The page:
corresponding value of the encryption
process with the two halves of the value
swapped
final permutation (swap) realigns 2 halves
September, 2006
History of DES

DES – Data Encryption Standard
Horst Feistel at IBM developed LUCIFER
about 1971, sold to Lloyds of London
Nat‟l Bureau of Standards issued request
for national cipher standard
IBM submitted (refined) LUCIFER
NSA worked with IBM to refine cipher
adopted in 1977 by Nat‟l Bureau of Stds.
September, 2006
DES Characteristics

Plaintext is 64 bits long
16 rounds
Key length is 56 bits
16 sub-keys generated, one used in each round
DES algorithm is a variant of the Feistel
algorithm

September, 2006
plaintext (64 bits)                   56 bit key

init permutation                        permute

K1
round 1                  perm   left circ shift

K2
round 2                  perm   left circ shift

. . .                            . . .
Kn
round n                  perm    left circ shift

32 bit swap

inverse permutation

ciphertext (64 bits)
DES cipher
round i input is Li-1, Ri-1

Li = Ri-1
Ri = (Li-1 XOR F(Ri-1 ,Ki))

September, 2006
One DES Round
<----32 bits------>   <----32 bits------>

Li-1                   Ri-1

exp/perm to 48
--- 48 bits

x             Ki
--- 48 bits

S-box
--- 32 bits
permutation
--- 32 bits

x
Li                    Ri
Key property
avalanche
small change in plaintext or in key produces
significant change in ciphertext
test for avalanche
encrypt two plaintext blocks that differ only in
one bit
about half the (ciphertext) bits will differ

September, 2006
DES controversy

DES choice was intensely criticized:
original LUCIFER key length was 128 bits, and
DES used 56 bit key (to fit on chip, they said)
critics feared brute force attacks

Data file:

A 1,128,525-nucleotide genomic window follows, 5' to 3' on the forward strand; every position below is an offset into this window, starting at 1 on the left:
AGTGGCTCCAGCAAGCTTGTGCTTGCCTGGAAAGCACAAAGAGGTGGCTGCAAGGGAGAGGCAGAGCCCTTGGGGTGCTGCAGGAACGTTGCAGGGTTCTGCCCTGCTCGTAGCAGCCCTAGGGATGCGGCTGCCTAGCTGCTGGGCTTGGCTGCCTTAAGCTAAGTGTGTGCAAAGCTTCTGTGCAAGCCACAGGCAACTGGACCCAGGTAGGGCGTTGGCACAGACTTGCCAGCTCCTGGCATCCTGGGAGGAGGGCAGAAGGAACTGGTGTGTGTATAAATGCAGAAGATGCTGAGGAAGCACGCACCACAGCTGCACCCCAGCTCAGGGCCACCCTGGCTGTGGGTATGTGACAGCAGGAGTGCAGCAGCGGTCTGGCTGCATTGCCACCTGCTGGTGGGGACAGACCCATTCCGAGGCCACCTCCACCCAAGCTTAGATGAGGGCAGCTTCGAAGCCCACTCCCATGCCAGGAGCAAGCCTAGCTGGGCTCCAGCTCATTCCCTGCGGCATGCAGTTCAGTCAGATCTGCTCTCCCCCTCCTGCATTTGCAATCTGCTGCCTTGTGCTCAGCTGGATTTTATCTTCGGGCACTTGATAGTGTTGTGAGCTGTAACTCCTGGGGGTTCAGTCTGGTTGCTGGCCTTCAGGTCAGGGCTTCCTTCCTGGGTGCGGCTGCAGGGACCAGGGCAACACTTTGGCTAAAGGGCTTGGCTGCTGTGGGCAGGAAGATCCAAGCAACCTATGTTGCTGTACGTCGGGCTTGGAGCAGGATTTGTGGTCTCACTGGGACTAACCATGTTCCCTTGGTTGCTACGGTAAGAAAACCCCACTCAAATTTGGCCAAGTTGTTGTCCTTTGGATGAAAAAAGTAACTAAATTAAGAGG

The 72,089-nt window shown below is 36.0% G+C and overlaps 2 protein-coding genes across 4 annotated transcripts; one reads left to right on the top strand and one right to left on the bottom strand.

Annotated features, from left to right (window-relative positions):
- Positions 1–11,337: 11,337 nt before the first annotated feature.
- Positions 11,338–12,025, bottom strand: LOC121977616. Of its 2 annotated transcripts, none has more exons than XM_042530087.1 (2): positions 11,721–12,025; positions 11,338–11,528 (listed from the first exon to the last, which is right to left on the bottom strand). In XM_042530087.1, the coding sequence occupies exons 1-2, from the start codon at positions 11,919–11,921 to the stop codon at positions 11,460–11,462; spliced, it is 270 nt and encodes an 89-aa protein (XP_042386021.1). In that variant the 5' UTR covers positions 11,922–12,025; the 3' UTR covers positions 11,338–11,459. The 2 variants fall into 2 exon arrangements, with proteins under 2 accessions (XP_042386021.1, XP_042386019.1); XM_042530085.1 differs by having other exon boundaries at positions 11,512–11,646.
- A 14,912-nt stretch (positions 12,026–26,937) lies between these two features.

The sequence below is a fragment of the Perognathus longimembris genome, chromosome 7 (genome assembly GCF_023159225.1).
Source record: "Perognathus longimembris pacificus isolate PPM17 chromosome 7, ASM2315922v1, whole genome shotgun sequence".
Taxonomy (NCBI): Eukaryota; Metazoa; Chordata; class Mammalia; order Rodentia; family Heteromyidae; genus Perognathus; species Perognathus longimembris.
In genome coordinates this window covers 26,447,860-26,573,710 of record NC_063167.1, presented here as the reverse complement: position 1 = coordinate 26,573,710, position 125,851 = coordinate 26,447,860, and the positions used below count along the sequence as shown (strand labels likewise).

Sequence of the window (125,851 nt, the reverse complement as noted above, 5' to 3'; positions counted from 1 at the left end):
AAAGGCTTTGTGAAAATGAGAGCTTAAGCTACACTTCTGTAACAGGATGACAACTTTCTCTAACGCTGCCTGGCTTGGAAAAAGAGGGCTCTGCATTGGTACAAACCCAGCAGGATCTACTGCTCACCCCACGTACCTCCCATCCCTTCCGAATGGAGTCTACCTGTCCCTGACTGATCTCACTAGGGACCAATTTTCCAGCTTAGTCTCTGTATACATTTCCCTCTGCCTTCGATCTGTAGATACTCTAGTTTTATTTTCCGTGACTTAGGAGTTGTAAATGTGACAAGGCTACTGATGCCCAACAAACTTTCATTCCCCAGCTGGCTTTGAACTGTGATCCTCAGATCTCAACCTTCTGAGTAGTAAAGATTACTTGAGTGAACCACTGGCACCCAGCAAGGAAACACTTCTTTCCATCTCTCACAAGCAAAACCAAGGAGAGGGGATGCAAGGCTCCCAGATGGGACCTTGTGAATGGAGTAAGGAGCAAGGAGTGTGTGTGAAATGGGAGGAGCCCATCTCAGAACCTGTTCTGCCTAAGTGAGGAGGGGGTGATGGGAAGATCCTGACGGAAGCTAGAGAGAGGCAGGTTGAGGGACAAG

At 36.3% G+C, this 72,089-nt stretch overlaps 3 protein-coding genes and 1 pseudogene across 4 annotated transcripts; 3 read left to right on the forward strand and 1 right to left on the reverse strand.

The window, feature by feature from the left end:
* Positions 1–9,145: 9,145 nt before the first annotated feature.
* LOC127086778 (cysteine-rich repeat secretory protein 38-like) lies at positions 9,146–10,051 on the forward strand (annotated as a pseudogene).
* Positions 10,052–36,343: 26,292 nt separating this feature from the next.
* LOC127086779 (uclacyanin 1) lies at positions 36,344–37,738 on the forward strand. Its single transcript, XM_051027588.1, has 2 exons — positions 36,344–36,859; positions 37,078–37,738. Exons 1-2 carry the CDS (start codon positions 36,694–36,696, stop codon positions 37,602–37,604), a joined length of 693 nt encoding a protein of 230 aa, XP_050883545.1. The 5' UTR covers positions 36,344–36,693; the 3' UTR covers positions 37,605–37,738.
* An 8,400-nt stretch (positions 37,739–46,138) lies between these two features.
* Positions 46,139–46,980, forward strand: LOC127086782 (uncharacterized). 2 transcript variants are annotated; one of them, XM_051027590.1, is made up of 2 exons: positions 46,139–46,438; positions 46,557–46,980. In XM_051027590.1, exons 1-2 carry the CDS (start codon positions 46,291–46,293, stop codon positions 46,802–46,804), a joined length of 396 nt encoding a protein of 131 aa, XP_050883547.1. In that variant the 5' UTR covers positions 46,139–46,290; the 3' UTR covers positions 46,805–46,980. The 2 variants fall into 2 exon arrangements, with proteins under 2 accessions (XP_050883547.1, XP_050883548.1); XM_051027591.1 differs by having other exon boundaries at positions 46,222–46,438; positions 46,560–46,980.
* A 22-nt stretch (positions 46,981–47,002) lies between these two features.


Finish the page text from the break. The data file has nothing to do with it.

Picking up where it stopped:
design criteria for the S-boxes was classified,
so users not sure that internal structure was
free of hidden weak points that might let NSA
break cipher

September, 2006
DES status

no weak points have surfaced
DES is widely used
1994, NIST reaffirmed DES for federal use
NIST recommends DES use for all except
classified information
generally considered a sound standard
Need more security: use Triple DES
September, 2006
Cryptanalysis of DES
increased computing speed has made a 56
bit key susceptible to exhaustive key search
demonstrated breaks:
1997 – taking a few months, a large network of
computers broke DES
1998 – Electronic Frontier Foundation broke
DES in a few days on dedicated hardware
1999 – break accomplished in 22 hours
in practice DES is used, and works
September, 2006
1997 break
RSA issued reward of \$10,000 for finding a
DES key, given ciphertext for known and
unknown plaintext
solution found in 96 days – involved 70,000
computers on the Internet
an embarrassingly parallel problem – just
divide the key space being searched (brute
force) each time a new computer joins in
found the key after searching 1/4 key space
September, 2006
So, how does the Prez talk?
 STU-III:
http://webhome.idirect.com/~jproc/crypto/stuiii.html

http://www.tscm.com/stu.html

    “A STU-III operates by taking an audio signal and
digitizing it into a serial data stream (usually 8,000 bits
per second). This is then mixed with a "keying stream" of
data created by an internal ciphering algorithm. This mixed data is them passed
though an internal CODEC to convert it back to audio so it can be passed over the
phone lines. STU-III's also allow a serial data stream to pass though the phone and
into the ciphering engine to allow its usage as an encrypted modem when not being
"keying stream" is a polymorphic
used for voice. The
regenerating mathematic algorithm which takes a
initialization key and mathematically morphs it into a bit
stream pattern. The "keying stream" is created by the "Key Generator" and
is the actual heart of the STU. A portion of the "keying stream" are then mixed back
into to the original key, and process repeated. The results is a pseudo-random bit
stream that if properly implemented is extremely difficult (but not impossible) to
decrypt.”
Source: http://www.tscm.com/stu.html
September, 2006
Model for cryptography-revisit
Trusted 3rd Party
Principal            (arbitrates, distributes     Principal
secret information)
Message                                                       Message

Info channel                     Secret
Secret
Information
Information

Security
Security
Transform
Transform
Opponent

September, 2006